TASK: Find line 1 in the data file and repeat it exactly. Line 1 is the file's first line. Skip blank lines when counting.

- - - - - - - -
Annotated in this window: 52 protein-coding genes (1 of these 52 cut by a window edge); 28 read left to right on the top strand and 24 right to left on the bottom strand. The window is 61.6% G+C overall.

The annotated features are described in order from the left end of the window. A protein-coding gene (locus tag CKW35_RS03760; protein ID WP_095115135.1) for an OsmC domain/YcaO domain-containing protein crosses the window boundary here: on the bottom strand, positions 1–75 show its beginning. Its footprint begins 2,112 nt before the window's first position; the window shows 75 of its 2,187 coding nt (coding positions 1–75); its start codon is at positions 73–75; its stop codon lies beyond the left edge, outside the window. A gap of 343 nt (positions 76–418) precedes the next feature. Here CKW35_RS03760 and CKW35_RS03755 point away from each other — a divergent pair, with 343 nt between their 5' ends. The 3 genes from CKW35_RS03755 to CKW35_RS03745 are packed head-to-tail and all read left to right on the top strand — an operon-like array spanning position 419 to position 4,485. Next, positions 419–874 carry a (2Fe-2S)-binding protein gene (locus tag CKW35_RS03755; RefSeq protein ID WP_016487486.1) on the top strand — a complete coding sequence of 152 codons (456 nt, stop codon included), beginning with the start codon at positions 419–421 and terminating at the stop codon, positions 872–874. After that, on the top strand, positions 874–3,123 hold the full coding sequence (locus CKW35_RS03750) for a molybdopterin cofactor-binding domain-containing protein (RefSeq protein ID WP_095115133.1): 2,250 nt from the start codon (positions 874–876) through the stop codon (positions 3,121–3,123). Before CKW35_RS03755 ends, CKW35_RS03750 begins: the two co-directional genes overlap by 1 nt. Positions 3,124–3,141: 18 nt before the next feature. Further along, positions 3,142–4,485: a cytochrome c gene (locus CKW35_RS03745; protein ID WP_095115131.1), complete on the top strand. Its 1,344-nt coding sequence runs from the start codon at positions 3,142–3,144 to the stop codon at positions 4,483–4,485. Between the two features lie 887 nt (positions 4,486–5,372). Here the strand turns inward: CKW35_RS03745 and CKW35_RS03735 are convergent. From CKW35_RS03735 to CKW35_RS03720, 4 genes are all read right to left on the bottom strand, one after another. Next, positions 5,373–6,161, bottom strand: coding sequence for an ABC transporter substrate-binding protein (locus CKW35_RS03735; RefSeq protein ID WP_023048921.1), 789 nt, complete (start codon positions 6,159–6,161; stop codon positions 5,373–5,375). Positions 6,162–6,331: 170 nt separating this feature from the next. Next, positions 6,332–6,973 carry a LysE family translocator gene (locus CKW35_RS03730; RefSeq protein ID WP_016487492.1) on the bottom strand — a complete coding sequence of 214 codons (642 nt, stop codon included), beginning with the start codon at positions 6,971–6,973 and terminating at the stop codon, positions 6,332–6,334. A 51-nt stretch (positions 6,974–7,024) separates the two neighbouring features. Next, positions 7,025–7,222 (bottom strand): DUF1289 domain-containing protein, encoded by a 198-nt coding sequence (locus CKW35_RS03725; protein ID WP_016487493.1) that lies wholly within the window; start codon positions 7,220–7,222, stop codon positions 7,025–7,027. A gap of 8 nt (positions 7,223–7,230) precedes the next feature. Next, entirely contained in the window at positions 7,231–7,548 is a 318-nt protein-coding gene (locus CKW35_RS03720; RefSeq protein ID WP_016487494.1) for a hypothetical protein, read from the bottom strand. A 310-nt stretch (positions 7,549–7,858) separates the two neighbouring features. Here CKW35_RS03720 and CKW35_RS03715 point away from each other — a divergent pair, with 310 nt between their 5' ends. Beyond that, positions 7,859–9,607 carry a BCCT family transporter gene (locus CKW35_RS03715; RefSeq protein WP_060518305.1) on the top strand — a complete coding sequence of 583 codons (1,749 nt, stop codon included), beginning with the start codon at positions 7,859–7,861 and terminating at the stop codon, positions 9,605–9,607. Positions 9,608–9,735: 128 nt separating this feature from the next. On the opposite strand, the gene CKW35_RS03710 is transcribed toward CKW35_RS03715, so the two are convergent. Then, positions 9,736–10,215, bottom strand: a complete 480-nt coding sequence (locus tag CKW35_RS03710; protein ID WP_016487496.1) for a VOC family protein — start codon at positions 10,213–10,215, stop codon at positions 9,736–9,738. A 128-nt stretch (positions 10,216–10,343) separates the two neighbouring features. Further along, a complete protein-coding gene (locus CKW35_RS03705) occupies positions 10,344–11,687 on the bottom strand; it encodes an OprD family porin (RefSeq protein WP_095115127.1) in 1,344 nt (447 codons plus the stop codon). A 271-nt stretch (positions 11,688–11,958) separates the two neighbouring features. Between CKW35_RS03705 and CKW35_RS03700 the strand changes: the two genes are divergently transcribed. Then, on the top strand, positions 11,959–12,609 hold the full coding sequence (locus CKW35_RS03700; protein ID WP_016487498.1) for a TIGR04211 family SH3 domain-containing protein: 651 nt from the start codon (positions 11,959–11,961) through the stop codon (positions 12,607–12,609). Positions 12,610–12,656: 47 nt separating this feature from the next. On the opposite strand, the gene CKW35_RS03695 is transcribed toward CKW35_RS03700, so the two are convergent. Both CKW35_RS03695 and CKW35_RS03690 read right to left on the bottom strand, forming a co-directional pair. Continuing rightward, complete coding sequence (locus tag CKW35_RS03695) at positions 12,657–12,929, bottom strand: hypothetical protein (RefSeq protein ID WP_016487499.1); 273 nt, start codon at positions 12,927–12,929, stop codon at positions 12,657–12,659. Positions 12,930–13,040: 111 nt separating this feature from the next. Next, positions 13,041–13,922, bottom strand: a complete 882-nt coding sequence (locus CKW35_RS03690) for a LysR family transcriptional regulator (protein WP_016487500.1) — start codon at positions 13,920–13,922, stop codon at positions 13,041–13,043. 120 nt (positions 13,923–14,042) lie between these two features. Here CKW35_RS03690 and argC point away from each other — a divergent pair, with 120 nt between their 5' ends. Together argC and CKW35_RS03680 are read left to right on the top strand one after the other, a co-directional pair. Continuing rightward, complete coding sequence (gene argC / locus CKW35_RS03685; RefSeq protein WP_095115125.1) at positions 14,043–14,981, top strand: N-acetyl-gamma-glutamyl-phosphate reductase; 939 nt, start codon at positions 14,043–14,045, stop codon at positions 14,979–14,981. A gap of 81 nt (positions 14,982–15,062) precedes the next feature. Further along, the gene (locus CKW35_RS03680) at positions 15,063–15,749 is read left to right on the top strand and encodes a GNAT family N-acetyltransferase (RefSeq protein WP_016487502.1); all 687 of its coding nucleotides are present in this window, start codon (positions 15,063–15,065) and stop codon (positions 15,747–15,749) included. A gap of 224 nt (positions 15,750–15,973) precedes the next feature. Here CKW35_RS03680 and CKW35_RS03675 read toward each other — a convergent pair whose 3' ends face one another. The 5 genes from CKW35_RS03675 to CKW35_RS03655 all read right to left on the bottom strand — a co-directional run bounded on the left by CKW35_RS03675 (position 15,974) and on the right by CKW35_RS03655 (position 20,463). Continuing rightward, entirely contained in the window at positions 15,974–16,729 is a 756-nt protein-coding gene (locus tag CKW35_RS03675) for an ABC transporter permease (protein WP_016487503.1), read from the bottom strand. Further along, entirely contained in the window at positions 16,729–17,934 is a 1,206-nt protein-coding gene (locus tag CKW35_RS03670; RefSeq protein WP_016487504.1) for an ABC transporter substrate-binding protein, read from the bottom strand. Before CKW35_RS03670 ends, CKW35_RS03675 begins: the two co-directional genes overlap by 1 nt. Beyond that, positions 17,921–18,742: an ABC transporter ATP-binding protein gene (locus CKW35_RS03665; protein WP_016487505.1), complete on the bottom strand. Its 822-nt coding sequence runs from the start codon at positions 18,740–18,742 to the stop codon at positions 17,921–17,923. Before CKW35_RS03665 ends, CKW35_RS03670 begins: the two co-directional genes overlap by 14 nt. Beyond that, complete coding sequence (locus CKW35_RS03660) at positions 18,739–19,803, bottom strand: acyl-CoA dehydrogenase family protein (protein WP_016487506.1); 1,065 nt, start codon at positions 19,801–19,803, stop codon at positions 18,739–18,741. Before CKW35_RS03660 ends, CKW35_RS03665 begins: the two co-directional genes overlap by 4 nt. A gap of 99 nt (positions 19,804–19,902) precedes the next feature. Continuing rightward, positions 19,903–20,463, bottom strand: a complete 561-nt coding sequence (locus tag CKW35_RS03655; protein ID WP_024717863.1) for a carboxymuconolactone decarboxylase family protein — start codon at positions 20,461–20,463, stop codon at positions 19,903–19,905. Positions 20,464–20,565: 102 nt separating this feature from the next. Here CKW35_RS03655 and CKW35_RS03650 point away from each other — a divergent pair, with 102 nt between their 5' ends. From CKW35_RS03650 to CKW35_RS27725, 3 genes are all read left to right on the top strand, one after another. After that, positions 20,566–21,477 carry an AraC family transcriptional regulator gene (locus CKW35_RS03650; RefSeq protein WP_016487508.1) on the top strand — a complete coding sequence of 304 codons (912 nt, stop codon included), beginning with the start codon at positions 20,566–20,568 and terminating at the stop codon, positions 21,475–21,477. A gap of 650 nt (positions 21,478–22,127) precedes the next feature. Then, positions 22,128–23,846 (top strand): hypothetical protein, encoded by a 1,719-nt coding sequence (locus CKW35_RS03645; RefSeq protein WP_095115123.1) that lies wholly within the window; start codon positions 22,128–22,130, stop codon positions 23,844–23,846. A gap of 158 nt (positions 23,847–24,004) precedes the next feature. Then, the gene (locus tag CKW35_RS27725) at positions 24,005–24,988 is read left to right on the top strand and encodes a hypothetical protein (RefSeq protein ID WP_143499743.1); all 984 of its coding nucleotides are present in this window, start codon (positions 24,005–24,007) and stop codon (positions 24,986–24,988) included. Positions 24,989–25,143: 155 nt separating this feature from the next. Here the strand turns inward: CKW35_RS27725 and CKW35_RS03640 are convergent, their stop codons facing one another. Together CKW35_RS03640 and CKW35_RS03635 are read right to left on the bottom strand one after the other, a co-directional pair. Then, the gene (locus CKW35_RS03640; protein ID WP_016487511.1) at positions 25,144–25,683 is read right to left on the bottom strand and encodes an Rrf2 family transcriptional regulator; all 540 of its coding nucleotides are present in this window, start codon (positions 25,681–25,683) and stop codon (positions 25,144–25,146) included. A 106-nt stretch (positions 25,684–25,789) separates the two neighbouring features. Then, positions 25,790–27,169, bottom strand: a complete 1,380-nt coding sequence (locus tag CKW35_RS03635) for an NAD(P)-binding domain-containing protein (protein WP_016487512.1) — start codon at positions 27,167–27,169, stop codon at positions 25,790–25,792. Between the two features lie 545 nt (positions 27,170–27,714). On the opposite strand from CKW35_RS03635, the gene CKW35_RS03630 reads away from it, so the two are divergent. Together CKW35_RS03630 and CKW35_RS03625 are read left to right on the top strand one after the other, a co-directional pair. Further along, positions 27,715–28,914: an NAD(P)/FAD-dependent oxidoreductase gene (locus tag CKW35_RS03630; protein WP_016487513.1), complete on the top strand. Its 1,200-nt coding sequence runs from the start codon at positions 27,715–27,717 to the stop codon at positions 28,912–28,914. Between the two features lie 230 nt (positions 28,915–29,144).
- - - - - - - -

Annotated in this window: 52 protein-coding genes (1 of these 52 cut by a window edge); 28 read left to right on the top strand and 24 right to left on the bottom strand. The window is 61.6% G+C overall.